When you push the start button, you should get a reading of 12V.
This battery in this photo is our test battery, so we expect the voltage to be a little low. We use this guy whenever we've bought a used ATV without a battery or for demonstration purposes. Along with our multimeter, he's made appearances here, here, and here. As long as you have a reading that is close to 12V, we'll move on.
If not, you may want to run this test a few more times to make sure you have done all of the normal stuff you would do when you start your ATV (like making sure it is in neutral, all of your wires are connected, etc). I know it is redundant but you would not believe the amount of times I have been called out to a HMMWV (that would be a Hummer in civilian speak) that would not start, only to find it was left in gear.
If you still are unable to get a voltage reading, more than likely there is an issue with a safety switch or a kill switch. Due to the vast differences between ATV models, you will want to refer to the service manual for your specific model of ATV. If you are stuck on this step, feel free to contact us and I will see what I can dig up for you. If you've gotten a voltage reading close to 12V, you can confirm that thepush button is working and giving the solenoid the signal to close.
TEST THE SOLENOID-STARTER CONNECTION
The last thing to check now is the starter. To test the connection between the solenoid and the starter, plug the connector back into the wiring harness and test for voltage on the starter side (big terminal) while pushing the start button.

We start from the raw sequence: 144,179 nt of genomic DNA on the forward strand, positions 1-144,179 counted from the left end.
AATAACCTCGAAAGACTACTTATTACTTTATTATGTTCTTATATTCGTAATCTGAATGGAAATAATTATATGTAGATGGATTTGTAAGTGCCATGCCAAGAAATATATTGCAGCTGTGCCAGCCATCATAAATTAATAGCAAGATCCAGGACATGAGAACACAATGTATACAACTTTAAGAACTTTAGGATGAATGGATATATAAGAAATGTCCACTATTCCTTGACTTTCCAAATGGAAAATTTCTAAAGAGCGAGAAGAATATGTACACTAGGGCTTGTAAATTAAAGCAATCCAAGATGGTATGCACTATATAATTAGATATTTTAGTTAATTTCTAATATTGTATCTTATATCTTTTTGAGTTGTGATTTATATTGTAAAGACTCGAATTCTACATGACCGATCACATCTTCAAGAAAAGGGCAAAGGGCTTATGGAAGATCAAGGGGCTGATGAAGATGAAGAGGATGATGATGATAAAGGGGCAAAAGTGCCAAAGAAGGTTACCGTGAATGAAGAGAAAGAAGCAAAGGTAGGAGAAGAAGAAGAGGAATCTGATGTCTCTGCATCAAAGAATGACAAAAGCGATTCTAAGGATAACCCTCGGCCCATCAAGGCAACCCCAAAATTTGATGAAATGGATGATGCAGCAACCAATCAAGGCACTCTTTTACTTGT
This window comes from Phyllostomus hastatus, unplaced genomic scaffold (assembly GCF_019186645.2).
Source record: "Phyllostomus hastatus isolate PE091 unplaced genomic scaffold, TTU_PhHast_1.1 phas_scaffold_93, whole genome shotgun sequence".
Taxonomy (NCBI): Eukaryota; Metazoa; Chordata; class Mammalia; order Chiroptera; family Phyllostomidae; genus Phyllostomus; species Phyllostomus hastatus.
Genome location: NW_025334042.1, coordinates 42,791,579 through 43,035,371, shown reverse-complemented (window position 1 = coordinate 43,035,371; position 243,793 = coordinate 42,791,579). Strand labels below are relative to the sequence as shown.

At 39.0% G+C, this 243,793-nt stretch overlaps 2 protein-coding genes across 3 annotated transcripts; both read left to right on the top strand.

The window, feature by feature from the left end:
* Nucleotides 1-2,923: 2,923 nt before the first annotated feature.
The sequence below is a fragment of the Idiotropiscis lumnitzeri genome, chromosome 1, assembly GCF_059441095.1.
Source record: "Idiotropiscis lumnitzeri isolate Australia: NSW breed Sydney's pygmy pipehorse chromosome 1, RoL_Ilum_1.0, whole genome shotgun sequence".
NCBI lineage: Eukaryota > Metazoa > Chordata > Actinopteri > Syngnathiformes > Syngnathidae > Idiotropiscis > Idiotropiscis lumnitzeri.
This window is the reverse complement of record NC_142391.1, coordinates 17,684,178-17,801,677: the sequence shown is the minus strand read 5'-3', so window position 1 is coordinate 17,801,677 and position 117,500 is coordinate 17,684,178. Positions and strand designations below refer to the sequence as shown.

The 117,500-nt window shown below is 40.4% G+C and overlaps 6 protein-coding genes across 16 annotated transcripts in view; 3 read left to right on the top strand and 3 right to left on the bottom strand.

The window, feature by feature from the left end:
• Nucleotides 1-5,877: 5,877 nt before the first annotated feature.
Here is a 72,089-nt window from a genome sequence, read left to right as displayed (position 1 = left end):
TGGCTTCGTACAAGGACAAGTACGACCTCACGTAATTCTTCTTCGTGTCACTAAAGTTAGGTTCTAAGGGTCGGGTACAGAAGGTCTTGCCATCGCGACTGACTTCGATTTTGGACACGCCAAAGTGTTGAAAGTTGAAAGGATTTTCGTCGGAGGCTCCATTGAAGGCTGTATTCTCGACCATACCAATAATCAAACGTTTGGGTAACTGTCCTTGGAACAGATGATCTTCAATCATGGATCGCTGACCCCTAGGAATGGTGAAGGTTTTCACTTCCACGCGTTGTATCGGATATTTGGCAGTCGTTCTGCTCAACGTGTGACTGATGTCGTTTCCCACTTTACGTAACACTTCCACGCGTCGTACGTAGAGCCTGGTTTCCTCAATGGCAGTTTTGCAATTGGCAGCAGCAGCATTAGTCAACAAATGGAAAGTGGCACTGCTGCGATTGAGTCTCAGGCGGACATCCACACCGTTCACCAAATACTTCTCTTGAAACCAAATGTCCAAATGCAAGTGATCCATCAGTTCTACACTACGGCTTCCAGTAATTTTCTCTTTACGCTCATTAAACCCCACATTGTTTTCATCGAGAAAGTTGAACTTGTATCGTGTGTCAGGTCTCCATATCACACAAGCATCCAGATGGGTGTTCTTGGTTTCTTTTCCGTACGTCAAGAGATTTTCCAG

If you've gotten a voltage reading close to 12V, you can confirm that the push button is working and giving the solenoid the signal to close. The last thing to check now is the starter. To test the connection between the solenoid and the starter, plug the connector back into the wiring harness and test for voltage on the starter side (big terminal) while pushing the start button.
If you do not have voltage reading, then your solenoid is bad and will need to be replaced. If you do get a voltage reading, trace the large wire from the solenoid to the starter and make sure it has no cuts or breaks and that it is tightly connected to the starter. If there are no issues with the wire or connection, then your issue is with the starter and it will more than likely need to be replaced.
It seems like a lot of steps to get to this point, but if you don’t conduct all of the above tests in the correct order, you could be misdiagnosing the problem. What may appear to be a bad solenoid, may really be something as simple as the kill switch being turned off or the bike being in gear (Don’t ask me how I know. Ok, ask). We'll be back in the next few weeks with some more troubleshooting posts, but in the meantime, let us know what you think.
Have you ever spent a couple of hours troubleshooting your starter only to find that your bike was in gear or the kill switch was off? Tell us about it. We want to hear everything. Good experiences, bad experiences, requests, whatever you've got. Let us know in the comments below or give us a shout on Facebook.